Studies on the Contribution of Weeds and their Management to the Prevalence of Pineapple Mealybugs

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Weeds pose a serious problem to the production of pineapple causing losses of up to 83% on the farm. They compete for nutrients, water, light and other resources as well as harbouring mealybugs and their tending ants which greatly affect production. This research was thus conducted first to catalogue the prominent weeds found in three major pineapple growing Districts in Ghana: Mfantsiman, Gomoa East and Akuapim South Districts. It further sought to determine which of these weed species harboured the pineapple mealybugs and their tending ants and to determine the effect of four weed management methods on the prevalence of pineapple mealybugs and the growth and yield of pineapples. The research was carried out in three phases: the first phase consisted of a survey to identify and quantify the common weeds found on pineapple farms in the three Districts. Cluster sampling method was employed to determine the weed species with the aid of a 1m2 quadrat on 15 farms in the three districts. The second phase involved the identification of the pineapple mealybugs and their tending ants, interviews with pineapple farmers on various weed management practices and alternative host of the mealybugs, and a scout for the mealybugs on the weeds within and adjacent the 15 pineapple fields. The last phase was a field experiment to evaluate the various methods of weed management employed by pineapple farmers. The experiment was a Latin square design with 5 treatments and 5 replications. A total of 43 weed species from16 families were recorded from the three districts with Mfantsiman recording the least number of species (29), followed by Gomoa East (34), and Akuapim South (40). Only Dysmicoccus brevipes (Homoptera: Pseudococcidae) was found to infest pineapples. Four ant genera (Crematogaster, Camponotus Pheidole and Solenopsis) were found to attend the mealybugs. No weed was identified as an alternative host to the D. iii brevipes. Six weed species were rather found to be positively associated with the tending ants of the mealybugs. The Mfantsiman District recorded the highest mealybug infestation with 78 ± 5.2 mealybugs per plant, and this was significantly different from Akuapim South and the Gomoa East Districts. The populations of tending ants and the density of grasses adjacent to field were found to be positively correlated to the population of the pineapple mealybugs. Of the four weed management methods evaluated, plastic mulch + synthetic herbicide was found to be most efficient in weed control (90.6% over weedy check). This was followed by the plastic mulch + manual weeding (80.2% over weedy check), synthetic herbicide only (73.4 % over weedy check), then manual weeding only (69.2% over weedy check) in that order. The same trend was observed in the ability of the weed management method to promote growth and yield, with plastic mulch + synthetic herbicide recording an average fruit weight of 1.95 kg, plastic mulch + manual weeding recording 1.82 kg, synthetic herbicide only, 1.61 kg, manual weeding, 1.56 kg and 1.40 kg for the weedy check. The weed management methods significantly reduced the populations of pineapple mealybugs on pineapple fruits but not on the roots.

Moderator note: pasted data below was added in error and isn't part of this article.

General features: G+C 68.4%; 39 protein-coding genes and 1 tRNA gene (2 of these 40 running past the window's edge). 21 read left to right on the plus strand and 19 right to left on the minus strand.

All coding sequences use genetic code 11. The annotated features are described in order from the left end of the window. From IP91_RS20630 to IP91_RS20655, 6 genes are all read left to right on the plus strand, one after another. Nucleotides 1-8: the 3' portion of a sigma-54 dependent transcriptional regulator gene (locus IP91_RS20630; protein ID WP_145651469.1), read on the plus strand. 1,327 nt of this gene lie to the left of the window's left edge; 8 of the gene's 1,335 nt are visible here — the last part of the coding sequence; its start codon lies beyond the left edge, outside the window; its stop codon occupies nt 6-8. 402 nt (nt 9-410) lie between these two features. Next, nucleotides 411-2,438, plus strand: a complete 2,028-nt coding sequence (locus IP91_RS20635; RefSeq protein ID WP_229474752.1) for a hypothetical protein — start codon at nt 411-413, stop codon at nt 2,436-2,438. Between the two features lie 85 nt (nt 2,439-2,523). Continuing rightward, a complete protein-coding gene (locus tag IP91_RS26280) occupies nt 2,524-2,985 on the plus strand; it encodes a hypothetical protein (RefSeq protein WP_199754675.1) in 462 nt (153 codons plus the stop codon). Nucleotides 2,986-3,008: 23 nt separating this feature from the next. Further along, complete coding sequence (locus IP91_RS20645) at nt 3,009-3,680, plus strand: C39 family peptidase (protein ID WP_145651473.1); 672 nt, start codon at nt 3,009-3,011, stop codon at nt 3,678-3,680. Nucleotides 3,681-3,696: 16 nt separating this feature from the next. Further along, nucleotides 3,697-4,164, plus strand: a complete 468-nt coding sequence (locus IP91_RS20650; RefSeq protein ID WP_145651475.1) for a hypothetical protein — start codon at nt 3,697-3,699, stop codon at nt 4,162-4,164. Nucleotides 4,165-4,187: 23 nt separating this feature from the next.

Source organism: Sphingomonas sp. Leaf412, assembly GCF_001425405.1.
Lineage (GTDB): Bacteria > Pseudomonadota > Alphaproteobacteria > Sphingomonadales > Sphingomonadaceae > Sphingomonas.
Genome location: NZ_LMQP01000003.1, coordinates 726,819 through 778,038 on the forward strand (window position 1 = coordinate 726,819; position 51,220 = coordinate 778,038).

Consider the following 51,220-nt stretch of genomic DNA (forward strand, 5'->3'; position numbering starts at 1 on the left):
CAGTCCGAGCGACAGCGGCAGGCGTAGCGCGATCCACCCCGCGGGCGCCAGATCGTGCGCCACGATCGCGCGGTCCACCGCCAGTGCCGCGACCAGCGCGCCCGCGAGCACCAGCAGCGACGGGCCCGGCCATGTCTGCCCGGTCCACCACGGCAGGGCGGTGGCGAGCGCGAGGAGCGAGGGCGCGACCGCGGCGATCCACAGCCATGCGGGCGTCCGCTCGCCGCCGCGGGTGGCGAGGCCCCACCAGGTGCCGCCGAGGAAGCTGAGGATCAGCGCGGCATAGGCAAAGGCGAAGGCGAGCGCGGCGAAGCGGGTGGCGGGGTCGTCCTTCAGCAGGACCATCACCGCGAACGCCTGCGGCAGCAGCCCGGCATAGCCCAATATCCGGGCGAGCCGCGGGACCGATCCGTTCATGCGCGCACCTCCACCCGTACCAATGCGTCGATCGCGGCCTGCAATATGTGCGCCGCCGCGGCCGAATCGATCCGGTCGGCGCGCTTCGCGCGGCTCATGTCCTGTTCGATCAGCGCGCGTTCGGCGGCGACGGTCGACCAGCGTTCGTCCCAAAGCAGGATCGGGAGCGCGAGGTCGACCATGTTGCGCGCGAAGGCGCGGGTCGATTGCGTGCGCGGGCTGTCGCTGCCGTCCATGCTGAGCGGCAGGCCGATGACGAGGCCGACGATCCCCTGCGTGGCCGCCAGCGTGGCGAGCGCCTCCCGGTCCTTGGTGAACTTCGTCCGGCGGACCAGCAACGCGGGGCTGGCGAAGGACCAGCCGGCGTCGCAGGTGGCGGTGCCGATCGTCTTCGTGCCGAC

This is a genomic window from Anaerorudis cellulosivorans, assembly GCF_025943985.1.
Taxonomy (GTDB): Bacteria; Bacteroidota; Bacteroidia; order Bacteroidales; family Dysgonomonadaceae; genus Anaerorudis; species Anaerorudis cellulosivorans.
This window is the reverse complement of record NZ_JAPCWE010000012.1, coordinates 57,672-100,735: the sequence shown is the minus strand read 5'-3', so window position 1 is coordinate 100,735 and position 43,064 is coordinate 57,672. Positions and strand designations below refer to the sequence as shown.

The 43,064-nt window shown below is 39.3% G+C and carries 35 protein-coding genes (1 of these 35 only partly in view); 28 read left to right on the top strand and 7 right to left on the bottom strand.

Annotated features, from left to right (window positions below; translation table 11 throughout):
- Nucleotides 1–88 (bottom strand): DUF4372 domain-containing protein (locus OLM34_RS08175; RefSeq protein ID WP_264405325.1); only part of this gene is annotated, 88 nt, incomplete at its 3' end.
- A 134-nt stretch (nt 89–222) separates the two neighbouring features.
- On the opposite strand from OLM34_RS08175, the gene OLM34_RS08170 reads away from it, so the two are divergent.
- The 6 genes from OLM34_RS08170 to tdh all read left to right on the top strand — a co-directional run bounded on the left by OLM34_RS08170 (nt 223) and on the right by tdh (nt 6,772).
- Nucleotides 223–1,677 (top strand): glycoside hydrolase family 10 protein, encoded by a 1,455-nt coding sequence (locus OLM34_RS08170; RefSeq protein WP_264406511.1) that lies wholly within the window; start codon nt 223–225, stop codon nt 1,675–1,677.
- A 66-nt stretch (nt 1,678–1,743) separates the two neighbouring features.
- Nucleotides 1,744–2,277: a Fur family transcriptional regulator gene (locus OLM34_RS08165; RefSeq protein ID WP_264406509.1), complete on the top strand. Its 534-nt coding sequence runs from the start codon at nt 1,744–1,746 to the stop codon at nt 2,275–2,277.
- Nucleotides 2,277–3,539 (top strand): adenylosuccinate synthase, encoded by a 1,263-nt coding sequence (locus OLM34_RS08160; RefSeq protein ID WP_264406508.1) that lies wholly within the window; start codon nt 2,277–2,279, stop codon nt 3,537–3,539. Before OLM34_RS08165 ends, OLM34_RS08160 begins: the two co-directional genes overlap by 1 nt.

A thesis submitted to the School of Graduate Studies, Kwame Nkrumah University of Science and Technology, Kumasi, in partial fulfilment of the requirements for the award of the Degree of Master of Science, 2012